Henri de Toulouse-Lautrec




















Henri de Toulouse Lautrec (1864 Albi – Malromé 1901)

La Revue Blanche

Color lithograph printed in olive green, blue, red and black inks, with brush and spatter techniques, 1895.
Printed on two joined wove sheets, as usual, linen-backed.
Image: 50 ¾ x 36 ½ in; 1289 x 927 mm.
References: Delteil 355; Adriani 130; Wittrock P16a, 1st state of three.

Provenance: Sagot-Le Garrec, Paris, sold in 1937
Mr. Swope, purchased from the above
Peter Bartlett, New-York
Thence by descent

This is a very fine and well preserved impression, with fresh colors.   The first state of this famous poster, with the remarque of the skating woman in the lower left corner, and before letters, is regarded by Wittrock as extremely rare at the time his finished his catalogue raisonné of the prints, thirty years ago. According to La Revue Blanche archives, an art and literary magazine, it was printed in this state in only fifty copies; possibly for some subscribers. However, as was not unusual at that time, the announced edition may not have be completed.  The fact that only four impressions were known to be in public collections according to Wittrock’s entry, makes the 50 copies in the first state highly unlikely.  We only know of two more impressions: the present one, and one in a private collection in Japan.  Even the Bibliothèque Nationale de France, in Paris, does not have a first state impression in its collection.  The second state, which is even rarer (possibly unique), does not have the remarque; while the third state has the letters and the address of La Revue Blanche.  Along with Le Divan Japonais, La Revue Blanche is unequivocally Lautrec’s most famous poster.  The unusually elegant Nabis lines, as well as the strong and simple colors, show the artist’s uncanny ability to distill the essence of his composition.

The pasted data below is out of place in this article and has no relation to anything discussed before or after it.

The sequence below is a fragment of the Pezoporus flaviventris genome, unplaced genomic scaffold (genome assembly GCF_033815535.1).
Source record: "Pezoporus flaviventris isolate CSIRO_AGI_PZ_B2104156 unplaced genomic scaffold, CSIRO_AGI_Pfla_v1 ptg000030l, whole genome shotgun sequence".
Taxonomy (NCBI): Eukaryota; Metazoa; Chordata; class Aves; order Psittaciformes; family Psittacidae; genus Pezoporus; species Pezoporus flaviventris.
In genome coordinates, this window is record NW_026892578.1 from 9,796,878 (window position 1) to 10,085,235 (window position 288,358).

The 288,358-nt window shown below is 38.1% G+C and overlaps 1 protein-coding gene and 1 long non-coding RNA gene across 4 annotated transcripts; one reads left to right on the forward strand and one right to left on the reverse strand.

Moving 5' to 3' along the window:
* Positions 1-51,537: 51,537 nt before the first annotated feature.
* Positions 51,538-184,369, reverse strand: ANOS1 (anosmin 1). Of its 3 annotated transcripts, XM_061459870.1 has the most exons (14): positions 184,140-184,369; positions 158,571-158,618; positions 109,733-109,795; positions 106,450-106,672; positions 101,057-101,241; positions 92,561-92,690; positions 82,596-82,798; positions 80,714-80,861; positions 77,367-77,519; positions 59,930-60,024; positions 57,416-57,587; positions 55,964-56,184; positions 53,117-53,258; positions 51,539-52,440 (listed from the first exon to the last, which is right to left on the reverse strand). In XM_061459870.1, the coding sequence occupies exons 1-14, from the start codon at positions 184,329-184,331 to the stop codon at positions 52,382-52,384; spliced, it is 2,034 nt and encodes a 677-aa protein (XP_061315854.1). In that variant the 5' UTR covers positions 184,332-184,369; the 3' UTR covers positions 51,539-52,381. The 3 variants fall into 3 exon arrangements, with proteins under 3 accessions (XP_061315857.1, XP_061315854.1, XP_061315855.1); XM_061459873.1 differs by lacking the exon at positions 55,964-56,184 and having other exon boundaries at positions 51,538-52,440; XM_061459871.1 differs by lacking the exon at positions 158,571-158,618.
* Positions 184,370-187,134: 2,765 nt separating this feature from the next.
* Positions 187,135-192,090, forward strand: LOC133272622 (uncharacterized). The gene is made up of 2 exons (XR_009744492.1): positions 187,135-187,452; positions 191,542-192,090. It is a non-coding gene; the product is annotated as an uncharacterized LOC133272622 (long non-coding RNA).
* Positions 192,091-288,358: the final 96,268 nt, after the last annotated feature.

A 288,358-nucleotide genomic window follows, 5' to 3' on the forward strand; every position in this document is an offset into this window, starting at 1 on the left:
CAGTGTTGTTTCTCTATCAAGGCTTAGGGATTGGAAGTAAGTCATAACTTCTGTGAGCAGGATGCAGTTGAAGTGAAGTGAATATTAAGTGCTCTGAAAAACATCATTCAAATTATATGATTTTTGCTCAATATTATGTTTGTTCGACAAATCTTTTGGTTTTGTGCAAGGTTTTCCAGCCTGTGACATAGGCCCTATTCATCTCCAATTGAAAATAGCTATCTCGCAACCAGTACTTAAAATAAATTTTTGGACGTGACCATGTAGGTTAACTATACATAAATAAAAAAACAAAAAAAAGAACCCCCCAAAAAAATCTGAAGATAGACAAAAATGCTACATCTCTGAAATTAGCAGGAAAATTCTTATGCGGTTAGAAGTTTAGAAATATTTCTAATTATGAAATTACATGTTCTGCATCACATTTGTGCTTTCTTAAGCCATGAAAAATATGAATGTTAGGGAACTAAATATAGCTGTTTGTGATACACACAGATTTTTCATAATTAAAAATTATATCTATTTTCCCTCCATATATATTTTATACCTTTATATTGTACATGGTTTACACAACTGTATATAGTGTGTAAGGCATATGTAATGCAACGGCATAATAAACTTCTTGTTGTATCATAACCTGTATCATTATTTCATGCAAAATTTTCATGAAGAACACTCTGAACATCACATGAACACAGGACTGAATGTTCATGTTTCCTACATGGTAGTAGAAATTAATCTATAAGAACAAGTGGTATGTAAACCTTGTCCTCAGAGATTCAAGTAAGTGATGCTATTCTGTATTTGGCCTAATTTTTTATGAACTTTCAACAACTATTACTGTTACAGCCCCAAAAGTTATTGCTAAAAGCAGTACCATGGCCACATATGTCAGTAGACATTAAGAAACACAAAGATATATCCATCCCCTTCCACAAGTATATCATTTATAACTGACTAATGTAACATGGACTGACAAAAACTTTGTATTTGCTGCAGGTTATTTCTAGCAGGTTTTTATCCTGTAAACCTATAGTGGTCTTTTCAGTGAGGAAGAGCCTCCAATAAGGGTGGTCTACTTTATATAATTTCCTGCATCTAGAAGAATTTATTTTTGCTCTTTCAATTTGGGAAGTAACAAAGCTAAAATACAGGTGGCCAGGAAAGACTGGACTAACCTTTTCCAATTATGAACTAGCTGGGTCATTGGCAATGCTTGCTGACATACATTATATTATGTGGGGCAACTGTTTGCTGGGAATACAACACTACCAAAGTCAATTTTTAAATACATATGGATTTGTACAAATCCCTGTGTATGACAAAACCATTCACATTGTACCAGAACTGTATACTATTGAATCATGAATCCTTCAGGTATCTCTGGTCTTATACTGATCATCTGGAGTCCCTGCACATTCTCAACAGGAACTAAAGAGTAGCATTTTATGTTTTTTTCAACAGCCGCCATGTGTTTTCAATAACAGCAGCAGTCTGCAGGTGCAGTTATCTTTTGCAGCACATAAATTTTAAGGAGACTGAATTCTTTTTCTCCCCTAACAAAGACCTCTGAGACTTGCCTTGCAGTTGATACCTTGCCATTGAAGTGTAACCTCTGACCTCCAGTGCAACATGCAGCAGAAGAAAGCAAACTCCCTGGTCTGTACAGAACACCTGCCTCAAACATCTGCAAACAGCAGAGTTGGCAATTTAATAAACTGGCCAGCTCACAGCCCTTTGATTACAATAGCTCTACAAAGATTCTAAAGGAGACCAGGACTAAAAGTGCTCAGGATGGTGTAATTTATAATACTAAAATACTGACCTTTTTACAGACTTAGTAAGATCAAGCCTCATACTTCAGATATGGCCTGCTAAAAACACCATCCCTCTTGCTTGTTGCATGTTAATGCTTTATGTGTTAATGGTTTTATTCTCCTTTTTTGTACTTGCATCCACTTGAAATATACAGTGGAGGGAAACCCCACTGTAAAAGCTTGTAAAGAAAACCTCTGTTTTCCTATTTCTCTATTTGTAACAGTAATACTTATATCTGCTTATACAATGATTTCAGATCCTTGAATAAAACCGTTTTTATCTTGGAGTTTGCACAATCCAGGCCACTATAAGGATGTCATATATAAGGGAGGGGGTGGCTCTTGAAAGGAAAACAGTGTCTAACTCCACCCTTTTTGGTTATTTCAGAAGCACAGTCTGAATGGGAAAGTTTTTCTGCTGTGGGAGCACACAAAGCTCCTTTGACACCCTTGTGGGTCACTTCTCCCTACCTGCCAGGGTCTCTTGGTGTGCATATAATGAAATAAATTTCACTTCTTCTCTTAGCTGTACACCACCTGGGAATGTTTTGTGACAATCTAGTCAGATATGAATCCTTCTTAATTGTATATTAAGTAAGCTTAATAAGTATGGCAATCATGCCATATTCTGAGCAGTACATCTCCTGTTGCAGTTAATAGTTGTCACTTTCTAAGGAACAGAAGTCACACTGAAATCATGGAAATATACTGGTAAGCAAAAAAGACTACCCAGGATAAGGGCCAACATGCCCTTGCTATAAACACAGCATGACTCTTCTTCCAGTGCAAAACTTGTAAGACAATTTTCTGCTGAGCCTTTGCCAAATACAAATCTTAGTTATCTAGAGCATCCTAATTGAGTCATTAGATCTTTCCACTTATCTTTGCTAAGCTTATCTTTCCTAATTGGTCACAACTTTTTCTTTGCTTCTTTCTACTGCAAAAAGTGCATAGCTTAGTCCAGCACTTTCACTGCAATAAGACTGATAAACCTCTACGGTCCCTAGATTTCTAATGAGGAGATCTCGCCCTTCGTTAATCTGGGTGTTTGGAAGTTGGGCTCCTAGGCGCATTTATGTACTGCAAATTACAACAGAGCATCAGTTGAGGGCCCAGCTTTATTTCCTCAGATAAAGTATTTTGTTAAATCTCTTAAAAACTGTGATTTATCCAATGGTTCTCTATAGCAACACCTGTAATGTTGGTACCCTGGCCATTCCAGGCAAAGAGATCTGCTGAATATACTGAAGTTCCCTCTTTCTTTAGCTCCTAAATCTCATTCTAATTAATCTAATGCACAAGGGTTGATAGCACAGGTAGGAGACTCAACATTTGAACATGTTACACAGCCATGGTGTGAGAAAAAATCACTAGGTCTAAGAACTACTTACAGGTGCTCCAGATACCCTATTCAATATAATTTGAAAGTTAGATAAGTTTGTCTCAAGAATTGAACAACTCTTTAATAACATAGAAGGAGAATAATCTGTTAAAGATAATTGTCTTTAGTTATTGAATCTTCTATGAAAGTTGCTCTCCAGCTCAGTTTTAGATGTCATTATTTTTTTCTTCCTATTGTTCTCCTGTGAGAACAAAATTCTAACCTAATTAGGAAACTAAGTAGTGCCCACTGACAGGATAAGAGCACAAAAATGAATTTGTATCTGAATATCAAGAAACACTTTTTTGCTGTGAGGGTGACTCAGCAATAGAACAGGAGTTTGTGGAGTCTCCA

This poster had been commissioned by the Revue as its annual advertisement. It is in fact the portrait of Misia Natanson, seen skating in a long blue polka dot winter coat.  Misia was the wife of Thadée Natanson, co-editor of La Revue Blanche.  The famous 19th century novelist Marcel Proust said of Misia’s salon, that it was the epitome of society life in Paris at that time.  She succeeded in gaining the contributions of numerous avant-garde writers, composers and artists for the magazine.  Lautrec was a frequent visitor to the Natanson home from 1893, as were Paul Valéry, Octave Mirbeau, Alfred Jarry, Pierre Bonnard, Edouard Vuillard, Félix Vallotton, Claude Debussy, and later, André Gide and the young Colette.  The remarque of the poster probably shows Liane de Lancy skating, at the Palais de Glace which was opened in 1884.  She was a famous and beautiful skater at that time.

Our copy was sold to a “Mr. Swope”, an American dealer or collector, on December 14, 1937 by the Galerie Sagot-Le Garec in Paris.  According to the Galerie archives (kept since 1903), this was the only one impression before letter that they had ever had, providing another proof of its rarity.  After all, Edmond Sagot, founder of this famous Parisian gallery in 1881, is thought to be the first art dealer to catalogue posters and offer them for sale.  Our impression later came in the hands of Peter Bartlett, who began collecting paintings, prints and posters in the early 1990s.  What started as a hobby quickly became a true passion for late 19th century artists. Over time though, Barlett’s passion became focused on the life and works of Toulouse-Lautrec.

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